ABSTRACT – Ask your teacher if (s)he requires this component.  Sometimes it is put on the board and sometimes it is put in front of the project.   It is a short summary of your project. It is usually a separate page and includes the project title or question, your purpose for completing this project,  the hypothesis, a brief description of the procedure you followed, and the results of your experiment.  Your teacher may just require a copy of your lab report.
EXPERIMENT –  This is the procedure you followed to do your experiment.  It should follow the scientific method and include:
Constants and variables
DATA – These are your results displayed in a way that your audience can understand. It is usually displayed in a table, graph, or photographs.   It is an “analysis” of what you have done.
CONCLUSION – This is a statement of whether your hypothesis was right or not;  if it wasn’t right, why you think it turned out the way it did, and what you do differently next time.EXTRAS: You should at least one of the following:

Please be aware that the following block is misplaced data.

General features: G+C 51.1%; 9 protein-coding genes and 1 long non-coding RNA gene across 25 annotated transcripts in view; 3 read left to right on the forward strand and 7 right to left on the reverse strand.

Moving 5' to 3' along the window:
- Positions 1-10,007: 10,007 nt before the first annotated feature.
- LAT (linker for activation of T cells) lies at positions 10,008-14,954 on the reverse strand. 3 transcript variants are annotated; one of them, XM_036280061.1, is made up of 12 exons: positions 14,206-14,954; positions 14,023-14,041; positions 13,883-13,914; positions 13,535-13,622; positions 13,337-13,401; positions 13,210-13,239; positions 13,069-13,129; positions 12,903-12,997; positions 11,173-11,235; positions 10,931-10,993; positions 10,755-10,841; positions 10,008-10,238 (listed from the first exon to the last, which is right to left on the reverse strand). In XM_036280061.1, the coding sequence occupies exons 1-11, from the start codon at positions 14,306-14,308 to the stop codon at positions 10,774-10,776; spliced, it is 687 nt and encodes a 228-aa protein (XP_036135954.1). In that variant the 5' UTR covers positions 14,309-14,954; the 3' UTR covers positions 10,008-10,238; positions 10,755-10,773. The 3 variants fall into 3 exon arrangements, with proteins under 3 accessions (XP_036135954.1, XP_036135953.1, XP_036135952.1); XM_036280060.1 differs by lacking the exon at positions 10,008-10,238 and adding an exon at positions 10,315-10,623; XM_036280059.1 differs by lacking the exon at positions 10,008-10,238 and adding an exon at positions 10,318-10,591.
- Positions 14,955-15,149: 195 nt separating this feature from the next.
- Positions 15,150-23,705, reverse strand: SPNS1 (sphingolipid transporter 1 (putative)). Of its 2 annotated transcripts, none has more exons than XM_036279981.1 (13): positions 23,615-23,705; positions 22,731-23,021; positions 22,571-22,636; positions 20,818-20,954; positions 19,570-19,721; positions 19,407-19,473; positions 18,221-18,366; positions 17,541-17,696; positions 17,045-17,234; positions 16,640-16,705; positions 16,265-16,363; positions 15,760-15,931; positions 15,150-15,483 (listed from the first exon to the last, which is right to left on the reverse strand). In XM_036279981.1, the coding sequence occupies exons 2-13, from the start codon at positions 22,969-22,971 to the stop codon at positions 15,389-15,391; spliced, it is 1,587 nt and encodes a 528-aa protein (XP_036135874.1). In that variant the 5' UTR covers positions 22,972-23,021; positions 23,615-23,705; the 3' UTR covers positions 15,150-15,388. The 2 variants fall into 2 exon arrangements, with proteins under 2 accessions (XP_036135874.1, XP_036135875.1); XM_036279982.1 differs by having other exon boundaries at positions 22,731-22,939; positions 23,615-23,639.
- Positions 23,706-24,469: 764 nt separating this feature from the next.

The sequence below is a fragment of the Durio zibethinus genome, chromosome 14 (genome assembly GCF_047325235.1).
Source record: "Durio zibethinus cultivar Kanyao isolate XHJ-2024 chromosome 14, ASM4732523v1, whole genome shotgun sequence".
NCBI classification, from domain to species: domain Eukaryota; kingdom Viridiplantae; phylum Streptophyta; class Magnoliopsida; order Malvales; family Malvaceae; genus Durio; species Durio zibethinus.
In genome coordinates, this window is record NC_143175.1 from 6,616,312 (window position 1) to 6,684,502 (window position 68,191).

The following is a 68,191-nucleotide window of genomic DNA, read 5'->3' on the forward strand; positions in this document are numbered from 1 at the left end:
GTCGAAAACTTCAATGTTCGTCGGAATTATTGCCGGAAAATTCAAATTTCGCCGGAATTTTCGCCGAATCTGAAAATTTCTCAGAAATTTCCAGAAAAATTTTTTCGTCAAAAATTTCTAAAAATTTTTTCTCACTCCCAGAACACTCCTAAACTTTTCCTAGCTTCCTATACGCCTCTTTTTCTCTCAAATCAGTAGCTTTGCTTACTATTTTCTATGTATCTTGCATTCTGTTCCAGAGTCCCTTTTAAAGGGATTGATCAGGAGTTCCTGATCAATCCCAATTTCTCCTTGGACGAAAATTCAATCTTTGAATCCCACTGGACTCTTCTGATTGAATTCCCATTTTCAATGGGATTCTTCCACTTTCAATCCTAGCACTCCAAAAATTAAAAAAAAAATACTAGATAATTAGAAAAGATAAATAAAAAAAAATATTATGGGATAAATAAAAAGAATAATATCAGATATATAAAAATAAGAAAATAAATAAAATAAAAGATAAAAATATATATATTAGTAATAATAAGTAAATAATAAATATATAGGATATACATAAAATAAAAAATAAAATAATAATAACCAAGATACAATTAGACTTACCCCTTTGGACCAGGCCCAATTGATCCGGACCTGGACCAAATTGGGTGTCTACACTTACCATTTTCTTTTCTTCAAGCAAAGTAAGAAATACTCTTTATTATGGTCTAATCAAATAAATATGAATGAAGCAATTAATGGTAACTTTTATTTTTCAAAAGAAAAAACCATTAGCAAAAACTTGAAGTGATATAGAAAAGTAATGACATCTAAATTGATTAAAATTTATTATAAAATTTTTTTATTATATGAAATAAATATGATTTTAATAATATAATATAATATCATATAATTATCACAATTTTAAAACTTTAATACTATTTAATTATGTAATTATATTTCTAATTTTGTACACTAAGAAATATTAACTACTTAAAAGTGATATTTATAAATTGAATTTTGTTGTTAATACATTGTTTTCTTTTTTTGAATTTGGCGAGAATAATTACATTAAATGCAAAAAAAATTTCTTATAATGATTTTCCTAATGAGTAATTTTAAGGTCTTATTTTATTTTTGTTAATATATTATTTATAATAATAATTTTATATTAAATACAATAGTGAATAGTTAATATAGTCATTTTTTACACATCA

ILLUSTRATIONS – These can be photographs that you took or off the the web, that enhance your project.  They can also be containers or labels of products you used in your project.
ACTUAL MODEL OR EXPERIMENT – This is the actual equipment you did at home or a model of your topic.
Ex.  If your question was “Does age affect lung capacity?”, you might make a model of the human lung or have the actual equipment you used to test this experiment.


1.  You can use the labels that come with your board or create your own.  Labels created on the computer can be very effective.  Try using a different font or color for each of the labels.
2.  Use colors that are appealing.  They should contrast with your board color.  If you have a white board, make your text a bright color(s).  Try backing your text with colored paper to make your words alive.